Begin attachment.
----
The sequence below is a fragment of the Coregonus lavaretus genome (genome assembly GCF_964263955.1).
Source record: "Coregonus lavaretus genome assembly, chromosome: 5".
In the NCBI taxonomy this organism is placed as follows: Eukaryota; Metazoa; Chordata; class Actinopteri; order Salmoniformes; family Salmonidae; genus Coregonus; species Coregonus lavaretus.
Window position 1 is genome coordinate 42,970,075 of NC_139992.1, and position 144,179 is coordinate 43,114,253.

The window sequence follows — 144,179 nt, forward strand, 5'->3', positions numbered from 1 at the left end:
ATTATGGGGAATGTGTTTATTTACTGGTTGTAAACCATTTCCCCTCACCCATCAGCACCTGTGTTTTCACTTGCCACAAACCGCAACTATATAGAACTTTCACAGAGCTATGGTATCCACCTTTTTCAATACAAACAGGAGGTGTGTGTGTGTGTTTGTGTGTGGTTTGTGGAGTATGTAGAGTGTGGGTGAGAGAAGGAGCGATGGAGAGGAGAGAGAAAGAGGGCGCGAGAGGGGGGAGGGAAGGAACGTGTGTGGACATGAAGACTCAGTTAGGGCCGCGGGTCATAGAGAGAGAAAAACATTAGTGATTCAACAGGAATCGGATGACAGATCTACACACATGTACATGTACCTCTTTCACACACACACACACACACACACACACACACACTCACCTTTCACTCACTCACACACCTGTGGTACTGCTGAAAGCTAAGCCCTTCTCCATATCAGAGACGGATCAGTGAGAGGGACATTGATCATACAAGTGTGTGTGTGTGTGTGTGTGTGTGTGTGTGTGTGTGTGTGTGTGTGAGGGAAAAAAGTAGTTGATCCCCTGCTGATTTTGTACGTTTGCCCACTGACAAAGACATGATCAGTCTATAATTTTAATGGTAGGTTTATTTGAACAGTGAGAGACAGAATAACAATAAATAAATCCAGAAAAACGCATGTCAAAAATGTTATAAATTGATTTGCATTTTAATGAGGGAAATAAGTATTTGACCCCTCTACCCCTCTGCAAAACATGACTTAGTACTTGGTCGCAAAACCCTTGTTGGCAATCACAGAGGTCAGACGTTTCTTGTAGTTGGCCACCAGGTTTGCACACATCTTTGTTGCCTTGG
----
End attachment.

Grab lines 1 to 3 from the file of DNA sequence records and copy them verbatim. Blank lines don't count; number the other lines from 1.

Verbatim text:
The sequence below is a fragment of the Coregonus lavaretus genome (genome assembly GCF_964263955.1).
Source record: "Coregonus lavaretus genome assembly, chromosome: 5".
In the NCBI taxonomy this organism is placed as follows: Eukaryota; Metazoa; Chordata; class Actinopteri; order Salmoniformes; family Salmonidae; genus Coregonus; species Coregonus lavaretus.